Cook Computing

Postel's Robustness Principle Revisited

July 4, 2006 Written by Charles Cook

Right now I'm fixing some code, originally written by someone long departed from our development group, which decodes encoded words in email message headers. Encoded words makes it possible to include non-ASCII text in headers. This sample contains two encoded words:

Subject: =?ISO-8859-1?B?SWYgeW91IGNhbiByZWFkIHRoaXMgeW8=?=

The three parts of an encoded word are character set, encoding (base64 or printed quotable), and encoded text, defined in RFC 2047. The RFC defines various restrictions on how you can use encoded words, for example:

  • An 'encoded word' may not be more that 75 characters long.
  • ... unencoded white space characters (such as SPACE and HTAB) are FORBIDDEN within an 'encoded word'.
  • ... an 'encoded word' that appears in a header field defined as '*text' MUST be separated from any adjacent 'encoded word' or 'text' by 'linear-white-space'.
  • A multi-octet character may not be split across adjacent 'encoded word's.

And so on. Unfortunately many mail agents do not use encoded words correctly even though the RFC is reasonably clear. However we can't reject invalid encoded words because end-users would blame our software, not the originating mail agents, if they hear garbled message subjects being voiced via text-to-speech. So although we always use encoded words correctly when sending messages we accept incorrect usage of encoded words when decoding them. You might think that this is an application of the often quoted Postel Robustness Principle, as described in RFC 793:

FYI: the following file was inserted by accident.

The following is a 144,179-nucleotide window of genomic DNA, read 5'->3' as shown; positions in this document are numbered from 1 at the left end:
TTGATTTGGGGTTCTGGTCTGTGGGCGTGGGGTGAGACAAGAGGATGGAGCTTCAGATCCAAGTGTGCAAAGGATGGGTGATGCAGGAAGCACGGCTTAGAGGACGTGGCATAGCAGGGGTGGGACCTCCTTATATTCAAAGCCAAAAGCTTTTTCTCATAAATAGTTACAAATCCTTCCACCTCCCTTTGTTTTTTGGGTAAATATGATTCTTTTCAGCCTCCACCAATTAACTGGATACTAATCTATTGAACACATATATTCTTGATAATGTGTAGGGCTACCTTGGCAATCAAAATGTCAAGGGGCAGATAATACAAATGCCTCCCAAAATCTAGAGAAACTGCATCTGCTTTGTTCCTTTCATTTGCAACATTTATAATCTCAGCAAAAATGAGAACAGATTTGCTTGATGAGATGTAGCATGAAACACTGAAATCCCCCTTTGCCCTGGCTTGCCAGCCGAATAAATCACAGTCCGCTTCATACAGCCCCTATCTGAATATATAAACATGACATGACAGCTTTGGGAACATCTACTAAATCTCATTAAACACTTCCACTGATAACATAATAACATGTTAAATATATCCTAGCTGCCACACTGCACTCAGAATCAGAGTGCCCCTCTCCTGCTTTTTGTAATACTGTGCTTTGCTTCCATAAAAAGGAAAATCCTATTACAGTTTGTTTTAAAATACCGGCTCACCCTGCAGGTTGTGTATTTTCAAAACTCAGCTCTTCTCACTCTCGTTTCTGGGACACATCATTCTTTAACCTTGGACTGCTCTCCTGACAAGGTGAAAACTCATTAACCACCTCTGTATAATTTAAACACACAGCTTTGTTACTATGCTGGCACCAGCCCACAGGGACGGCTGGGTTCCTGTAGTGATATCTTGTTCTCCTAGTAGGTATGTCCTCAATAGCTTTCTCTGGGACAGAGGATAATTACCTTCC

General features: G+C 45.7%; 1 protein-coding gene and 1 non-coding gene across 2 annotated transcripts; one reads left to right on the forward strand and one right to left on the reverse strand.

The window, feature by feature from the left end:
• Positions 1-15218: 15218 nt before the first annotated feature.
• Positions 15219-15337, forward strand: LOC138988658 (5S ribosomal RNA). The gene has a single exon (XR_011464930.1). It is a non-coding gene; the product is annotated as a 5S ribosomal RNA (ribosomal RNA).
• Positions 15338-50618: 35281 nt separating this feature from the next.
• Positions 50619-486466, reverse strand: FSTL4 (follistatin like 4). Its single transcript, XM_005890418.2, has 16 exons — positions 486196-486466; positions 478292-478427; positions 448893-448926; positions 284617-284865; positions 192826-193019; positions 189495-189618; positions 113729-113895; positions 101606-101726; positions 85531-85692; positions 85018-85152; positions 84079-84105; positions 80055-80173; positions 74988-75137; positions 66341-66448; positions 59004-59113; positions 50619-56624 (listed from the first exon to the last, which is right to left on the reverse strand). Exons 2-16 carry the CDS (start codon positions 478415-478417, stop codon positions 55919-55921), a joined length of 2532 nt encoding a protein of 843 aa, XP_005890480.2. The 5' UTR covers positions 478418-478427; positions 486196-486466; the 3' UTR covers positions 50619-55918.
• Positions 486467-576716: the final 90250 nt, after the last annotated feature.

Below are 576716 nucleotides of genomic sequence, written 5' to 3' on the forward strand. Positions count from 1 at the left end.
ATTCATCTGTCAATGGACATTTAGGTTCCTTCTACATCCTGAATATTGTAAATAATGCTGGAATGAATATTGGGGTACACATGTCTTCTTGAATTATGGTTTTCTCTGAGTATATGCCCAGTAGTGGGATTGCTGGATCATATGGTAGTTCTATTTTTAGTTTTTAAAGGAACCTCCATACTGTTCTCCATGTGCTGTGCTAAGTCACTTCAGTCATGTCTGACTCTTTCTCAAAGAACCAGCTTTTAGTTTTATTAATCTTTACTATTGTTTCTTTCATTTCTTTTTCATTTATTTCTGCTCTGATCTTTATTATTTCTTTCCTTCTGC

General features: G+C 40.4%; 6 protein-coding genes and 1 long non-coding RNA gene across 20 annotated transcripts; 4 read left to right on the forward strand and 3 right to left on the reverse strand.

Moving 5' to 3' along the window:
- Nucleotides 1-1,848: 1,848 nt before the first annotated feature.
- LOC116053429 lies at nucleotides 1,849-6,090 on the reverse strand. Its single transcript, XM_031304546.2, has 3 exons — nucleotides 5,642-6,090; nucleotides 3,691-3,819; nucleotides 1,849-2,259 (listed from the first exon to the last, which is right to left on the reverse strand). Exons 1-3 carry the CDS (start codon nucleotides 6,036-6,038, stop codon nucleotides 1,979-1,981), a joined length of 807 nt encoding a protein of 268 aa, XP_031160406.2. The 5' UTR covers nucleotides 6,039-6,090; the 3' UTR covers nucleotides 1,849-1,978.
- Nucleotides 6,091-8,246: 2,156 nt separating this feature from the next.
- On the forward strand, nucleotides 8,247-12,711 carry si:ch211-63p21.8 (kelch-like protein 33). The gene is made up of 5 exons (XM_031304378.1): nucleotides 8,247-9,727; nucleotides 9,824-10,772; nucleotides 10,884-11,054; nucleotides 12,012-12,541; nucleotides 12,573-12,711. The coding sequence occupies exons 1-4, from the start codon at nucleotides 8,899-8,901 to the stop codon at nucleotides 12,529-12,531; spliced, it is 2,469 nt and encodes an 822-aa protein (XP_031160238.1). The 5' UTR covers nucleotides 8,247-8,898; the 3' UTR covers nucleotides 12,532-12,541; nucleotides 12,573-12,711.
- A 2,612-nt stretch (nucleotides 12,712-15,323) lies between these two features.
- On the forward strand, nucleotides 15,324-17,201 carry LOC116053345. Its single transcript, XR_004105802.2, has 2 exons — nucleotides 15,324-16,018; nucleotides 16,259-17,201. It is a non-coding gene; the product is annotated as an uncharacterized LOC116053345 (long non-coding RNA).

2.10. Robustness Principle

TCP implementations will follow a general principle of robustness: be conservative in what you do, be liberal in what you accept from others.

I thought the same until yesterday until I came across an archived message from Mark Crispin:

Jon Postel

This statement is based upon a terrible misunderstand of Postel's robustness principle. I knew Jon Postel. He was quite unhappy with how his robustness principle was abused to cover up non-compliant behavior, and to criticize compliant software.

Jon's principle could perhaps be more accurately stated as "in general, only a subset of a protocol is actually used in real life. So, you should be conservative and only generate that subset. However, you should also be liberal and accept everything that the protocol permits, even if it appears that nobody will ever use it."

So the next time that someone uses the Robustness Principle to argue that your code should accept any old rubbish as input, you can point out what Postel really meant.